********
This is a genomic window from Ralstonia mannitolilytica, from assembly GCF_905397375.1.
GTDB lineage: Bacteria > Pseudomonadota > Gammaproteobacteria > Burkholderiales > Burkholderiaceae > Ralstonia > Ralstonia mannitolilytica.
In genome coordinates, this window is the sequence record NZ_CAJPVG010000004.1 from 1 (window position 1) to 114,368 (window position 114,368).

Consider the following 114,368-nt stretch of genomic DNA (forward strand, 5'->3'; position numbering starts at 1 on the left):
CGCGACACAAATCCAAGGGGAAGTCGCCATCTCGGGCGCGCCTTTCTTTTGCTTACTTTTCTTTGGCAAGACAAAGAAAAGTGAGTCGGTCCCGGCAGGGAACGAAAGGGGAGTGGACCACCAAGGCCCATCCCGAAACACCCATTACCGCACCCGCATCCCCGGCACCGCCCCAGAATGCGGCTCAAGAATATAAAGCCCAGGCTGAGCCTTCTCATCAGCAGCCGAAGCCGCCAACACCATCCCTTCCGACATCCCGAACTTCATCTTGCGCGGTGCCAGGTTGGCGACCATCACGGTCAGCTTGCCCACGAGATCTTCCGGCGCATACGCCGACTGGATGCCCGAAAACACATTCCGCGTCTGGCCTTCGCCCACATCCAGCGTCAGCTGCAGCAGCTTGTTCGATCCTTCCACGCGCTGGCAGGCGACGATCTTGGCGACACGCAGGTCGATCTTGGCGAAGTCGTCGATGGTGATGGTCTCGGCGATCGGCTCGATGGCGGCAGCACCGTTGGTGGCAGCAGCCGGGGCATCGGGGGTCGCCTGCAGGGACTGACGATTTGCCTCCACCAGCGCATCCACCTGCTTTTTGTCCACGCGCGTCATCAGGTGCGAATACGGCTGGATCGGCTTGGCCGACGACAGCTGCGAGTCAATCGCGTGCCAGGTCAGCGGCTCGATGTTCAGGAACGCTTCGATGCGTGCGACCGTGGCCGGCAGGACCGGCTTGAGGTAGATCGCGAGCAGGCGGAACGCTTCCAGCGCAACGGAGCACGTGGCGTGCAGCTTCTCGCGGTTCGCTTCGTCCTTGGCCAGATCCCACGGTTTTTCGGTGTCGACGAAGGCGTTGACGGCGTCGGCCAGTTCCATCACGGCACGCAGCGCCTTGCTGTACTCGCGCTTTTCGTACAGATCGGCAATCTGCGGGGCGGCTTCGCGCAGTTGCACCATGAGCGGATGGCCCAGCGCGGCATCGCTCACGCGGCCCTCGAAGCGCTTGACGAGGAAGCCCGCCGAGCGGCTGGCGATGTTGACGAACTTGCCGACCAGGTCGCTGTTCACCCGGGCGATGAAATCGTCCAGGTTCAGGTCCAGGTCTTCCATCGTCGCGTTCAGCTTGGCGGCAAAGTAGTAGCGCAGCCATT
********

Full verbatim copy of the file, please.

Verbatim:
This is a genomic window from Ralstonia mannitolilytica, from assembly GCF_905397375.1.
GTDB lineage: Bacteria > Pseudomonadota > Gammaproteobacteria > Burkholderiales > Burkholderiaceae > Ralstonia > Ralstonia mannitolilytica.
In genome coordinates, this window is the sequence record NZ_CAJPVG010000004.1 from 1 (window position 1) to 114,368 (window position 114,368).

Consider the following 114,368-nt stretch of genomic DNA (forward strand, 5'->3'; position numbering starts at 1 on the left):
CGCGACACAAATCCAAGGGGAAGTCGCCATCTCGGGCGCGCCTTTCTTTTGCTTACTTTTCTTTGGCAAGACAAAGAAAAGTGAGTCGGTCCCGGCAGGGAACGAAAGGGGAGTGGACCACCAAGGCCCATCCCGAAACACCCATTACCGCACCCGCATCCCCGGCACCGCCCCAGAATGCGGCTCAAGAATATAAAGCCCAGGCTGAGCCTTCTCATCAGCAGCCGAAGCCGCCAACACCATCCCTTCCGACATCCCGAACTTCATCTTGCGCGGTGCCAGGTTGGCGACCATCACGGTCAGCTTGCCCACGAGATCTTCCGGCGCATACGCCGACTGGATGCCCGAAAACACATTCCGCGTCTGGCCTTCGCCCACATCCAGCGTCAGCTGCAGCAGCTTGTTCGATCCTTCCACGCGCTGGCAGGCGACGATCTTGGCGACACGCAGGTCGATCTTGGCGAAGTCGTCGATGGTGATGGTCTCGGCGATCGGCTCGATGGCGGCAGCACCGTTGGTGGCAGCAGCCGGGGCATCGGGGGTCGCCTGCAGGGACTGACGATTTGCCTCCACCAGCGCATCCACCTGCTTTTTGTCCACGCGCGTCATCAGGTGCGAATACGGCTGGATCGGCTTGGCCGACGACAGCTGCGAGTCAATCGCGTGCCAGGTCAGCGGCTCGATGTTCAGGAACGCTTCGATGCGTGCGACCGTGGCCGGCAGGACCGGCTTGAGGTAGATCGCGAGCAGGCGGAACGCTTCCAGCGCAACGGAGCACGTGGCGTGCAGCTTCTCGCGGTTCGCTTCGTCCTTGGCCAGATCCCACGGTTTTTCGGTGTCGACGAAGGCGTTGACGGCGTCGGCCAGTTCCATCACGGCACGCAGCGCCTTGCTGTACTCGCGCTTTTCGTACAGATCGGCAATCTGCGGGGCGGCTTCGCGCAGTTGCACCATGAGCGGATGGCCCAGCGCGGCATCGCTCACGCGGCCCTCGAAGCGCTTGACGAGGAAGCCCGCCGAGCGGCTGGCGATGTTGACGAACTTGCCGACCAGGTCGCTGTTCACCCGGGCGATGAAATCGTCCAGGTTCAGGTCCAGGTCTTCCATCGTCGCGTTCAGCTTGGCGGCAAAGTAGTAGCGCAGCCATT